Along with Paul Grattan’s departure last offseason, and Clemens’ after this one, the loss of Mafi, Gaines, and Marrazzo will represent the changing of the guard for the five core interior linemen who’ve defined the o-line in Kelly’s time in Westwood. However, rather than planning for this changeover organically through developing prep recruits and giving them backup time — as Michael brought up on the podcast might have been expected from an ostensible football purist — it appears the plan is to simply plug in three transfers with limited eligibility, and then do this all over again next offseason with more departing starters.

Those three transfers are Khadere Kounta, a 2-star from Old Dominion for left tackle, Spencer Holstege, a low 3-star from Purdue for left guard, and Jake Wiley, a low 3-star from Colorado for right guard, all of whom were originally in the 2019 cycle. I’ve been charting Wiley’s games for a long time and his grades are in line with the rest of the Buffaloes’ abysmal performances; I haven’t watched film on the other two but neither are considered 4-star transfer values as O’Neal was when he came in from Rutgers last year.

The data we have so far on starting transfer portal o-linemen right away show that the more you rely on them, the worse you perform. In 2023, more teams than ever are betting on lines built out of the portal and I’ll be able to massively expand the dataset on that question going forward, and so teams like UCLA in the upcoming season may cause me to re-evaluate that relationship in the future. But with what I know right now I’m pretty skeptical this is going to work.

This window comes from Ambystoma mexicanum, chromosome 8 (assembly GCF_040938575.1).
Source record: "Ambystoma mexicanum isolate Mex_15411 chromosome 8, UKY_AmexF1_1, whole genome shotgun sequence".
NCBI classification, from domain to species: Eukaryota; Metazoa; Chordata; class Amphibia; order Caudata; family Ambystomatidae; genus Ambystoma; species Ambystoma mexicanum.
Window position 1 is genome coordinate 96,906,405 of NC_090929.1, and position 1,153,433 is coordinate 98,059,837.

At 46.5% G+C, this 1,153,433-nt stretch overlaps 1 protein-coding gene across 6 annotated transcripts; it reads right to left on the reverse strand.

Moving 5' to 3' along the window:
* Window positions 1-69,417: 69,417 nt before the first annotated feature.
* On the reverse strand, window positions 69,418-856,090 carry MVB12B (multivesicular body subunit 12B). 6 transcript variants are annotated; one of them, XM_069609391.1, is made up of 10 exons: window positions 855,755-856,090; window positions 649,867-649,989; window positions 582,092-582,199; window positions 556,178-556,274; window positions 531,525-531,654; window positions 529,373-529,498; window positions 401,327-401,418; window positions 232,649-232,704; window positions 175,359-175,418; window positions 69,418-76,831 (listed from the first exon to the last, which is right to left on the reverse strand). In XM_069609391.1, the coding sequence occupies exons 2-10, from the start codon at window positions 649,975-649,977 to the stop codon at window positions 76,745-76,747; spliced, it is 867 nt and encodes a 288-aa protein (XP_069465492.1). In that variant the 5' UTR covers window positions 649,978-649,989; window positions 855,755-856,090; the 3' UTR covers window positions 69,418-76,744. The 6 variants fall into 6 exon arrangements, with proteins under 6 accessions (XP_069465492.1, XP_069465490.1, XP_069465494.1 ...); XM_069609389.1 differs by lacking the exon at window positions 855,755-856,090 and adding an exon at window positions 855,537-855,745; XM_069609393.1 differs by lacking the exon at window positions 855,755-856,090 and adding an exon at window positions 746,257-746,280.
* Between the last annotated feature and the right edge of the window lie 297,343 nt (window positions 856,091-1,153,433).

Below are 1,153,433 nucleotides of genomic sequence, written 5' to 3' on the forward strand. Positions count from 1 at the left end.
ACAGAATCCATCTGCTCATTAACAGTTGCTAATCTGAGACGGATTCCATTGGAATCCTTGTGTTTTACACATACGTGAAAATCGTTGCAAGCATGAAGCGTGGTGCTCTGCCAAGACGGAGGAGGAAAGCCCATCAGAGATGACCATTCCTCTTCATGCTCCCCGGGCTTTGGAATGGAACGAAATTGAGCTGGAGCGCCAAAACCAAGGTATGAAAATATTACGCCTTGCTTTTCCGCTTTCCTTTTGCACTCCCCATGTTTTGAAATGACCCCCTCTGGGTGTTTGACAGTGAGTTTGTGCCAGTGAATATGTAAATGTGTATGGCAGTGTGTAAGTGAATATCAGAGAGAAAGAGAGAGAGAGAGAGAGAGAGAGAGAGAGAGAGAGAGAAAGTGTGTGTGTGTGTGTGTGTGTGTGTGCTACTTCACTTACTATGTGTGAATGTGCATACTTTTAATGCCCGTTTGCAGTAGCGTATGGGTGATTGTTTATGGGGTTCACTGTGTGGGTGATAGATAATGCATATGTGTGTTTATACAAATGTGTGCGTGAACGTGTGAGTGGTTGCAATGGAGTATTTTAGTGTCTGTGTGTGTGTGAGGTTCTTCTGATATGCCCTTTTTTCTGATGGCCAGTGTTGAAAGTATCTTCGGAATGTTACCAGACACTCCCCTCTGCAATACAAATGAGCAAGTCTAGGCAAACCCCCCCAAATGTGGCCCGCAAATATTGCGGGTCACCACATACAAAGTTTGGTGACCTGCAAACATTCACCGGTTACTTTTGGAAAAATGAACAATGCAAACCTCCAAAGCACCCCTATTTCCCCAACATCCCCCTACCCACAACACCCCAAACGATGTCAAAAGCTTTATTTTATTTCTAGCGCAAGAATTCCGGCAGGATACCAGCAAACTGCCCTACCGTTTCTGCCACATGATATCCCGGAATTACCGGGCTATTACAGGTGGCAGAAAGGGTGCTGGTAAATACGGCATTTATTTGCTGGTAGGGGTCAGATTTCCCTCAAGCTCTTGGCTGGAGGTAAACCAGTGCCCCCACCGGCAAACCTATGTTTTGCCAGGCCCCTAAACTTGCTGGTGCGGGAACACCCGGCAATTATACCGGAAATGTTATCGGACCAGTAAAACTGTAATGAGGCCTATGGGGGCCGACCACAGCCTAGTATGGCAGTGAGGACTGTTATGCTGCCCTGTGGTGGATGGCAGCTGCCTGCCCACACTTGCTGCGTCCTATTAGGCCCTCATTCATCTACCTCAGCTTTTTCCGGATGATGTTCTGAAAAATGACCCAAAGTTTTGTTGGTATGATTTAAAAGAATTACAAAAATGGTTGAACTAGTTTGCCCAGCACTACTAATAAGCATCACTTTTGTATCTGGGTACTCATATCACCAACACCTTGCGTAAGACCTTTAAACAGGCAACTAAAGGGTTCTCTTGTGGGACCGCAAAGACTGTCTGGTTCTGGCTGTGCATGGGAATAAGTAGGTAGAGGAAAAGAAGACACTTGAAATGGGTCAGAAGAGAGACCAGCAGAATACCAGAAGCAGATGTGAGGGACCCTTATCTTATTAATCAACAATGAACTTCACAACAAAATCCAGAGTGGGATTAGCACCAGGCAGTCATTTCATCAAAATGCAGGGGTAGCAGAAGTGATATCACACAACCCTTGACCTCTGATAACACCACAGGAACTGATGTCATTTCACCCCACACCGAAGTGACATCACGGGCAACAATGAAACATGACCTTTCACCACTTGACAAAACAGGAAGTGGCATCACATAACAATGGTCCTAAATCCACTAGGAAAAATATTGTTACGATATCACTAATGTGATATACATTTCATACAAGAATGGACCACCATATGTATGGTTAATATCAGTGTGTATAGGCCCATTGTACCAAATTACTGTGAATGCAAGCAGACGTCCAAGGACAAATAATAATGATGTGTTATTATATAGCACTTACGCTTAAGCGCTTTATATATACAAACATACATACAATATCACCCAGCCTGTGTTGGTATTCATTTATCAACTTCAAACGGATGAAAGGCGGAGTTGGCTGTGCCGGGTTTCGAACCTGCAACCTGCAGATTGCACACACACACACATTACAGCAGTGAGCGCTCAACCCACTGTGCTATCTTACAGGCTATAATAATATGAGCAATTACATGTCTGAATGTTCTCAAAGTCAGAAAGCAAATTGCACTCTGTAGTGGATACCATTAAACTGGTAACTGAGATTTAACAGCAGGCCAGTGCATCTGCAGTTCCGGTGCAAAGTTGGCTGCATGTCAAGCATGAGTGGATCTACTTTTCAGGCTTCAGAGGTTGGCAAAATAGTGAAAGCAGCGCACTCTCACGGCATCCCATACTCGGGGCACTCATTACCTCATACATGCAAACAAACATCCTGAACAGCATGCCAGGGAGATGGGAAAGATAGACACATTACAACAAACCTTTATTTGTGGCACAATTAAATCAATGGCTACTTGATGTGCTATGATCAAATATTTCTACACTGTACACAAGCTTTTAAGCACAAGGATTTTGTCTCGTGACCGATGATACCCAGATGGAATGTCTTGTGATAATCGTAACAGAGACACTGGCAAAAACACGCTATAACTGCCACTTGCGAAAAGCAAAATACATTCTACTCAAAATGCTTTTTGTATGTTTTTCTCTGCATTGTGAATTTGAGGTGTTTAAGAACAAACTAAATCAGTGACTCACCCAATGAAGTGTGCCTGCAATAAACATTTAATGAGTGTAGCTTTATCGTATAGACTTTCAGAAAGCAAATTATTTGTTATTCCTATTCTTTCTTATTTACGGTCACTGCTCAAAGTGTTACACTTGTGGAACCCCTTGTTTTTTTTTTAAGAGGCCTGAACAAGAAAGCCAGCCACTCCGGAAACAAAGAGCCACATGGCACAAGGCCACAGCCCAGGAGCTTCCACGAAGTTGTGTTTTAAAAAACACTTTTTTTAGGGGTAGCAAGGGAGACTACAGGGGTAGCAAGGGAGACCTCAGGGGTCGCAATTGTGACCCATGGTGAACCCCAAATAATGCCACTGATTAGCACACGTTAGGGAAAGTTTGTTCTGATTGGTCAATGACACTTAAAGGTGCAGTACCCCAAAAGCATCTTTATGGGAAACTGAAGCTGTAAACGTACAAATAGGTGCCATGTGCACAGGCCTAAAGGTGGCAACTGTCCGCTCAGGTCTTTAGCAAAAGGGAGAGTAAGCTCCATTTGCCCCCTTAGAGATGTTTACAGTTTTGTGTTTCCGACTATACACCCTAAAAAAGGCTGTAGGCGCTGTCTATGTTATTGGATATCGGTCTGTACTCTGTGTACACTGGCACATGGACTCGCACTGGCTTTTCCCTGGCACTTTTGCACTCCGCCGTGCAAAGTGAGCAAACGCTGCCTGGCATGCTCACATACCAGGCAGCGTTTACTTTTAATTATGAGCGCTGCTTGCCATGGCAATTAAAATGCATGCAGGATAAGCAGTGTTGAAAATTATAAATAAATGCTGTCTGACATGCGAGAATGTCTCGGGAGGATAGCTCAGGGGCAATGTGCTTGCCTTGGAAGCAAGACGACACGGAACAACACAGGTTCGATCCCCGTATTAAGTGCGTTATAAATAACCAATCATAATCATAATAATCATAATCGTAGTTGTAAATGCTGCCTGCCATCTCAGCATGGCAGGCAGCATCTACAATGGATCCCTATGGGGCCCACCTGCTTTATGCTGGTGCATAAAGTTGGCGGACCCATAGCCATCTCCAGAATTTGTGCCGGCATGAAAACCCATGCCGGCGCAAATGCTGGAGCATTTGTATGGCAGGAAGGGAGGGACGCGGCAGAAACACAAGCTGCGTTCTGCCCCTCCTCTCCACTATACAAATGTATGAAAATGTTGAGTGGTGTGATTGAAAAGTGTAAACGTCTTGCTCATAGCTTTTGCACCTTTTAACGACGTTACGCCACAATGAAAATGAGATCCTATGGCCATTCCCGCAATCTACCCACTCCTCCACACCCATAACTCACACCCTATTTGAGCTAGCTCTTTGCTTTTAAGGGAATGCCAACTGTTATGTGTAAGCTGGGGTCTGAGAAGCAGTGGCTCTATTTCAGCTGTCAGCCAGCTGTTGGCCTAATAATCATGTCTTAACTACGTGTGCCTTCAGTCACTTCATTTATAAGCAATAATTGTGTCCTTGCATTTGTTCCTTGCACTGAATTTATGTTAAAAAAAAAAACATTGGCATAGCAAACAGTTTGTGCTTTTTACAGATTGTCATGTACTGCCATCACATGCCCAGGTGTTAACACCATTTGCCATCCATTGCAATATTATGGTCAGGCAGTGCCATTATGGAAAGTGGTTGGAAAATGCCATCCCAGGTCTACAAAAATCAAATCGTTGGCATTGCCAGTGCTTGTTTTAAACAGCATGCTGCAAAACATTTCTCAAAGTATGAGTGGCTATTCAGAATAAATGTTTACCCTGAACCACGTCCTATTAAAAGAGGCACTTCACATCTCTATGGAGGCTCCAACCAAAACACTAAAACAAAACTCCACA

As far as backup candidates go, there’s basically zero available playing experience. The one who’s seen the field the most is USC transfer #78 OL Douglass, who took a handful of backup reps with the Trojans over 2019-21 before transferring last season, but I’ve never seen him with UCLA and he’s been absent from practice reports all year (unfortunately I think a long-lasting injury has kept him from the field, I made sure to inquire after him with Michael but there isn’t much more information to be had). Michael said the two lowest rated players in the 24/7 composite, low 3-stars #54 OL Carlin and #52 OL Roy, have gotten some garbage time play; I don’t have that on my tally sheet so I can’t confirm. They’ve taken one Juco, Caleb Walker, but he was only at the College of the Sequoias for one year and I’m unable to confirm he played there as a freshman. There are six other scholarship linemen, including one other previous transfer and a true freshman, who average at a mid 3-star and who’ve never played college ball.

I have no idea what will happen if any of the starters are unavailable. Considering how much UCLA runs the ball they’ve had a remarkable streak of avoiding injuries that would test the precarious depth with which Kelly has operated this unit his entire tenure, and it appears his plan is to hope that continues. I don’t see any inclination to change how the development cycle has worked over the previous five years; as Michael put it on the podcast, “All you need to do to play offensive line at UCLA is to have played football somewhere else for at least one year, because Lord knows they’re not going to recruit and develop the offensive line position. It’s really just bandaided as you go along.”

COLLEGE FOOTBALL: NOV 19 USC at UCLA Photo by Ric Tapia/Icon Sportswire via Getty Images